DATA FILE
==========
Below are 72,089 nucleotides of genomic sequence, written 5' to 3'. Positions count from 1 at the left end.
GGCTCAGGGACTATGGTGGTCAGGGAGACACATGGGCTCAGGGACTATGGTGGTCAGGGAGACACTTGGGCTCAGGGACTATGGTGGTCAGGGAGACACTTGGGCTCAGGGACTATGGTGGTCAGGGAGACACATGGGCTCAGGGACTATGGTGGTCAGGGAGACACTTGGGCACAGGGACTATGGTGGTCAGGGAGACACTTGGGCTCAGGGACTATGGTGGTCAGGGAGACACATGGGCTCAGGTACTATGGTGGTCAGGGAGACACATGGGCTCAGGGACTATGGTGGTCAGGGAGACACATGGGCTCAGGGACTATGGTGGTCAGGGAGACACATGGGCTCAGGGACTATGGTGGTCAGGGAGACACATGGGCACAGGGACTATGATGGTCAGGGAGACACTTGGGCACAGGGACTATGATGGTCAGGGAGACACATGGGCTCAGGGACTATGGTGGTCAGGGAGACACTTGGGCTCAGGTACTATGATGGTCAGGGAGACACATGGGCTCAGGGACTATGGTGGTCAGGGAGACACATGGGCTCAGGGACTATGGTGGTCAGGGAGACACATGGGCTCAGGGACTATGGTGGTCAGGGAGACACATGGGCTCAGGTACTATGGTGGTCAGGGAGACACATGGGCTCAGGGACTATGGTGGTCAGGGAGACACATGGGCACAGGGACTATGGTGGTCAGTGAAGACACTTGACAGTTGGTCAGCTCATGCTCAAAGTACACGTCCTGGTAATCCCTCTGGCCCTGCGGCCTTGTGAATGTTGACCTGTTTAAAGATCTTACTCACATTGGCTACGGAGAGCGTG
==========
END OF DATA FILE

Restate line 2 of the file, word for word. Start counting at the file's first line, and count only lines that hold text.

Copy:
GGCTCAGGGACTATGGTGGTCAGGGAGACACATGGGCTCAGGGACTATGGTGGTCAGGGAGACACTTGGGCTCAGGGACTATGGTGGTCAGGGAGACACTTGGGCTCAGGGACTATGGTGGTCAGGGAGACACATGGGCTCAGGGACTATGGTGGTCAGGGAGACACTTGGGCACAGGGACTATGGTGGTCAGGGAGACACTTGGGCTCAGGGACTATGGTGGTCAGGGAGACACATGGGCTCAGGTACTATGGTGGTCAGGGAGACACATGGGCTCAGGGACTATGGTGGTCAGGGAGACACATGGGCTCAGGGACTATGGTGGTCAGGGAGACACATGGGCTCAGGGACTATGGTGGTCAGGGAGACACATGGGCACAGGGACTATGATGGTCAGGGAGACACTTGGGCACAGGGACTATGATGGTCAGGGAGACACATGGGCTCAGGGACTATGGTGGTCAGGGAGACACTTGGGCTCAGGTACTATGATGGTCAGGGAGACACATGGGCTCAGGGACTATGGTGGTCAGGGAGACACATGGGCTCAGGGACTATGGTGGTCAGGGAGACACATGGGCTCAGGGACTATGGTGGTCAGGGAGACACATGGGCTCAGGTACTATGGTGGTCAGGGAGACACATGGGCTCAGGGACTATGGTGGTCAGGGAGACACATGGGCACAGGGACTATGGTGGTCAGTGAAGACACTTGACAGTTGGTCAGCTCATGCTCAAAGTACACGTCCTGGTAATCCCTCTGGCCCTGCGGCCTTGTGAATGTTGACCTGTTTAAAGATCTTACTCACATTGGCTACGGAGAGCGTG